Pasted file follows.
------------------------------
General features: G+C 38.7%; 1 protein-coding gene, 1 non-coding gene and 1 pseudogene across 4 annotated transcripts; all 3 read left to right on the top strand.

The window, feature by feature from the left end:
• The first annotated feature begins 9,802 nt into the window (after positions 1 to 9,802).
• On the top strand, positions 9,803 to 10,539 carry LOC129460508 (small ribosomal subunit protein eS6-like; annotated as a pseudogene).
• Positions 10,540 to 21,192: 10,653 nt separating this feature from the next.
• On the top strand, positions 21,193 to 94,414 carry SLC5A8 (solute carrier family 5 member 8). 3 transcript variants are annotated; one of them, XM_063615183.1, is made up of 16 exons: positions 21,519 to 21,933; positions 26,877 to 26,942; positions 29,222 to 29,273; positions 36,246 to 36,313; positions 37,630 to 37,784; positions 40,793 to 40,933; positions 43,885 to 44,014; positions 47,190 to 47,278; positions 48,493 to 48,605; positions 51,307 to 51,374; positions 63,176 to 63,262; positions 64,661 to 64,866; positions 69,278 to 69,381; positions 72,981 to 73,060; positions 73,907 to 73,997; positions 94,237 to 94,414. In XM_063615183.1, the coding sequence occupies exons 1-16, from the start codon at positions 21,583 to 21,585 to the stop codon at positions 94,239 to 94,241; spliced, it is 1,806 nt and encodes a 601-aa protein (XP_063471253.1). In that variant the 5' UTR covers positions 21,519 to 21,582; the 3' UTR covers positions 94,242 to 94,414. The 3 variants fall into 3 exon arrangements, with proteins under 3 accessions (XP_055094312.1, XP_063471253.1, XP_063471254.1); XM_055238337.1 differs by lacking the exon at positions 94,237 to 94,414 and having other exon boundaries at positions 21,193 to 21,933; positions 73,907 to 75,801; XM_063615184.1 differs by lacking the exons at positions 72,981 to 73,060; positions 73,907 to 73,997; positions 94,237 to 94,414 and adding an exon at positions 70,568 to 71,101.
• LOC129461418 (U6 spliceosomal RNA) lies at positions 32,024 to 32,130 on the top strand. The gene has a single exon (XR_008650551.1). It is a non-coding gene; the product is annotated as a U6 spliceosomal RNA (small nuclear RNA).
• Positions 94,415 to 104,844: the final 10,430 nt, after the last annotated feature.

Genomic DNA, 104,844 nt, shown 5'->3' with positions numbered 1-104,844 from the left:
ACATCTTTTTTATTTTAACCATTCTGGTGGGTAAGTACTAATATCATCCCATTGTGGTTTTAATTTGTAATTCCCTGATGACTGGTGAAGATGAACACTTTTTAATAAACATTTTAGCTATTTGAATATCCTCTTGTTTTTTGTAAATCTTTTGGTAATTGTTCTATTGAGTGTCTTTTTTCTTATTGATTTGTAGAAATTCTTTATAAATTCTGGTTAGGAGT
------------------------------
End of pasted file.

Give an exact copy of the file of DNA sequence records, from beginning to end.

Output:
General features: G+C 38.7%; 1 protein-coding gene, 1 non-coding gene and 1 pseudogene across 4 annotated transcripts; all 3 read left to right on the top strand.

The window, feature by feature from the left end:
• The first annotated feature begins 9,802 nt into the window (after positions 1 to 9,802).
• On the top strand, positions 9,803 to 10,539 carry LOC129460508 (small ribosomal subunit protein eS6-like; annotated as a pseudogene).
• Positions 10,540 to 21,192: 10,653 nt separating this feature from the next.
• On the top strand, positions 21,193 to 94,414 carry SLC5A8 (solute carrier family 5 member 8). 3 transcript variants are annotated; one of them, XM_063615183.1, is made up of 16 exons: positions 21,519 to 21,933; positions 26,877 to 26,942; positions 29,222 to 29,273; positions 36,246 to 36,313; positions 37,630 to 37,784; positions 40,793 to 40,933; positions 43,885 to 44,014; positions 47,190 to 47,278; positions 48,493 to 48,605; positions 51,307 to 51,374; positions 63,176 to 63,262; positions 64,661 to 64,866; positions 69,278 to 69,381; positions 72,981 to 73,060; positions 73,907 to 73,997; positions 94,237 to 94,414. In XM_063615183.1, the coding sequence occupies exons 1-16, from the start codon at positions 21,583 to 21,585 to the stop codon at positions 94,239 to 94,241; spliced, it is 1,806 nt and encodes a 601-aa protein (XP_063471253.1). In that variant the 5' UTR covers positions 21,519 to 21,582; the 3' UTR covers positions 94,242 to 94,414. The 3 variants fall into 3 exon arrangements, with proteins under 3 accessions (XP_055094312.1, XP_063471253.1, XP_063471254.1); XM_055238337.1 differs by lacking the exon at positions 94,237 to 94,414 and having other exon boundaries at positions 21,193 to 21,933; positions 73,907 to 75,801; XM_063615184.1 differs by lacking the exons at positions 72,981 to 73,060; positions 73,907 to 73,997; positions 94,237 to 94,414 and adding an exon at positions 70,568 to 71,101.
• LOC129461418 (U6 spliceosomal RNA) lies at positions 32,024 to 32,130 on the top strand. The gene has a single exon (XR_008650551.1). It is a non-coding gene; the product is annotated as a U6 spliceosomal RNA (small nuclear RNA).
• Positions 94,415 to 104,844: the final 10,430 nt, after the last annotated feature.

Genomic DNA, 104,844 nt, shown 5'->3' with positions numbered 1-104,844 from the left:
ACATCTTTTTTATTTTAACCATTCTGGTGGGTAAGTACTAATATCATCCCATTGTGGTTTTAATTTGTAATTCCCTGATGACTGGTGAAGATGAACACTTTTTAATAAACATTTTAGCTATTTGAATATCCTCTTGTTTTTTGTAAATCTTTTGGTAATTGTTCTATTGAGTGTCTTTTTTCTTATTGATTTGTAGAAATTCTTTATAAATTCTGGTTAGGAGT